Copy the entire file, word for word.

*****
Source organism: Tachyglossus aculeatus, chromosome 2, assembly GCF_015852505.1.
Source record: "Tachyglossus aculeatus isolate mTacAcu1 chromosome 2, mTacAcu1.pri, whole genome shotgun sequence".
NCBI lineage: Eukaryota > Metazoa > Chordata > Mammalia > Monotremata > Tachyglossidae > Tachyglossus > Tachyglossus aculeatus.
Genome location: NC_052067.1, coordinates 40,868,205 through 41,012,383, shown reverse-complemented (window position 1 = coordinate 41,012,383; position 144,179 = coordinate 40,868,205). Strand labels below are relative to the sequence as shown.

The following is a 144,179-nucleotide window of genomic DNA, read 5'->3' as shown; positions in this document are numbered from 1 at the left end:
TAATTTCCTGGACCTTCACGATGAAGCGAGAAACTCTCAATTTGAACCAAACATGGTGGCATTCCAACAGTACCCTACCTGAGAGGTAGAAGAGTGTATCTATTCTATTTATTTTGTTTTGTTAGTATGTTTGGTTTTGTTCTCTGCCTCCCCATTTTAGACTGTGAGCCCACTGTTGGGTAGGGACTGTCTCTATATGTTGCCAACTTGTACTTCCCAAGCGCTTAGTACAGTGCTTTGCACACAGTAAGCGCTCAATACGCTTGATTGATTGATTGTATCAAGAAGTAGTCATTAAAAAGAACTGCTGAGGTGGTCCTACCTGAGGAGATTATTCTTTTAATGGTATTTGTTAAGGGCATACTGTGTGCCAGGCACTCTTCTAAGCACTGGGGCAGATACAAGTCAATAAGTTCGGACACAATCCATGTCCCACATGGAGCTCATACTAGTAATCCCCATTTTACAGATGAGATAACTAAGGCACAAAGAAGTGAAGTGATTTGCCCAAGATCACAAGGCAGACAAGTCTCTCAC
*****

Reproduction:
Source organism: Tachyglossus aculeatus, chromosome 2, assembly GCF_015852505.1.
Source record: "Tachyglossus aculeatus isolate mTacAcu1 chromosome 2, mTacAcu1.pri, whole genome shotgun sequence".
NCBI lineage: Eukaryota > Metazoa > Chordata > Mammalia > Monotremata > Tachyglossidae > Tachyglossus > Tachyglossus aculeatus.
Genome location: NC_052067.1, coordinates 40,868,205 through 41,012,383, shown reverse-complemented (window position 1 = coordinate 41,012,383; position 144,179 = coordinate 40,868,205). Strand labels below are relative to the sequence as shown.

The following is a 144,179-nucleotide window of genomic DNA, read 5'->3' as shown; positions in this document are numbered from 1 at the left end:
TAATTTCCTGGACCTTCACGATGAAGCGAGAAACTCTCAATTTGAACCAAACATGGTGGCATTCCAACAGTACCCTACCTGAGAGGTAGAAGAGTGTATCTATTCTATTTATTTTGTTTTGTTAGTATGTTTGGTTTTGTTCTCTGCCTCCCCATTTTAGACTGTGAGCCCACTGTTGGGTAGGGACTGTCTCTATATGTTGCCAACTTGTACTTCCCAAGCGCTTAGTACAGTGCTTTGCACACAGTAAGCGCTCAATACGCTTGATTGATTGATTGTATCAAGAAGTAGTCATTAAAAAGAACTGCTGAGGTGGTCCTACCTGAGGAGATTATTCTTTTAATGGTATTTGTTAAGGGCATACTGTGTGCCAGGCACTCTTCTAAGCACTGGGGCAGATACAAGTCAATAAGTTCGGACACAATCCATGTCCCACATGGAGCTCATACTAGTAATCCCCATTTTACAGATGAGATAACTAAGGCACAAAGAAGTGAAGTGATTTGCCCAAGATCACAAGGCAGACAAGTCTCTCAC